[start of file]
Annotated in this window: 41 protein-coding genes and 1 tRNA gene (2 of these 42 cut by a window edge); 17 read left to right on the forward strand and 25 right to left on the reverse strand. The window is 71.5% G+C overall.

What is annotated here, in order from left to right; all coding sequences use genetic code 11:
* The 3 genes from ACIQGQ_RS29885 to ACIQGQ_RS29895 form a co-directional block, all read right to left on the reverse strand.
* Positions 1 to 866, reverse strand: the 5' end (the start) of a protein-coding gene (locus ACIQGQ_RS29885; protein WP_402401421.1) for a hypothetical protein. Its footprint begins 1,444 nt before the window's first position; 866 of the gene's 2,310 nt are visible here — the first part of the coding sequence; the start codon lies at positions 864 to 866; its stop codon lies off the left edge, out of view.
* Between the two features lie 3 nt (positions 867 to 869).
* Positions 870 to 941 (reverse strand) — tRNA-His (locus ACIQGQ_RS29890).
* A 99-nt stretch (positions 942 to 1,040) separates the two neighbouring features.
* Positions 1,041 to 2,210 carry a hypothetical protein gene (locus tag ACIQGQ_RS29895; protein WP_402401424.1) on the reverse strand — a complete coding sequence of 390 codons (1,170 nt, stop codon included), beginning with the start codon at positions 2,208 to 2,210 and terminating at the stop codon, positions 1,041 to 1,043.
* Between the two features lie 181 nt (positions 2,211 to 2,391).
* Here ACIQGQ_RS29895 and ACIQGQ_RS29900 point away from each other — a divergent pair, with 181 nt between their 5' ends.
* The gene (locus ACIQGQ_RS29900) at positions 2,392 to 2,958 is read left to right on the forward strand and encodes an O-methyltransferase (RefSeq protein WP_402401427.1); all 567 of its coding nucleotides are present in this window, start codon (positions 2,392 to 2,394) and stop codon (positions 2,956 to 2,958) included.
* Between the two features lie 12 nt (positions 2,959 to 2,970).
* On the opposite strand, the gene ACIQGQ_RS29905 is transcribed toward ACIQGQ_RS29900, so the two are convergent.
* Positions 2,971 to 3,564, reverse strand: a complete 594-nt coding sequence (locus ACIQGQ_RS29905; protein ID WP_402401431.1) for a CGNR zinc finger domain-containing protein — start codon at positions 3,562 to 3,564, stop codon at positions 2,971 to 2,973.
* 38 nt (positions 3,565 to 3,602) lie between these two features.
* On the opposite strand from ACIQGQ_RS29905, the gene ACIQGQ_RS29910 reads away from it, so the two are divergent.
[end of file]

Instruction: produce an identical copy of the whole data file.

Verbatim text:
Annotated in this window: 41 protein-coding genes and 1 tRNA gene (2 of these 42 cut by a window edge); 17 read left to right on the forward strand and 25 right to left on the reverse strand. The window is 71.5% G+C overall.

What is annotated here, in order from left to right; all coding sequences use genetic code 11:
* The 3 genes from ACIQGQ_RS29885 to ACIQGQ_RS29895 form a co-directional block, all read right to left on the reverse strand.
* Positions 1 to 866, reverse strand: the 5' end (the start) of a protein-coding gene (locus ACIQGQ_RS29885; protein WP_402401421.1) for a hypothetical protein. Its footprint begins 1,444 nt before the window's first position; 866 of the gene's 2,310 nt are visible here — the first part of the coding sequence; the start codon lies at positions 864 to 866; its stop codon lies off the left edge, out of view.
* Between the two features lie 3 nt (positions 867 to 869).
* Positions 870 to 941 (reverse strand) — tRNA-His (locus ACIQGQ_RS29890).
* A 99-nt stretch (positions 942 to 1,040) separates the two neighbouring features.
* Positions 1,041 to 2,210 carry a hypothetical protein gene (locus tag ACIQGQ_RS29895; protein WP_402401424.1) on the reverse strand — a complete coding sequence of 390 codons (1,170 nt, stop codon included), beginning with the start codon at positions 2,208 to 2,210 and terminating at the stop codon, positions 1,041 to 1,043.
* Between the two features lie 181 nt (positions 2,211 to 2,391).
* Here ACIQGQ_RS29895 and ACIQGQ_RS29900 point away from each other — a divergent pair, with 181 nt between their 5' ends.
* The gene (locus ACIQGQ_RS29900) at positions 2,392 to 2,958 is read left to right on the forward strand and encodes an O-methyltransferase (RefSeq protein WP_402401427.1); all 567 of its coding nucleotides are present in this window, start codon (positions 2,392 to 2,394) and stop codon (positions 2,956 to 2,958) included.
* Between the two features lie 12 nt (positions 2,959 to 2,970).
* On the opposite strand, the gene ACIQGQ_RS29905 is transcribed toward ACIQGQ_RS29900, so the two are convergent.
* Positions 2,971 to 3,564, reverse strand: a complete 594-nt coding sequence (locus ACIQGQ_RS29905; protein ID WP_402401431.1) for a CGNR zinc finger domain-containing protein — start codon at positions 3,562 to 3,564, stop codon at positions 2,971 to 2,973.
* 38 nt (positions 3,565 to 3,602) lie between these two features.
* On the opposite strand from ACIQGQ_RS29905, the gene ACIQGQ_RS29910 reads away from it, so the two are divergent.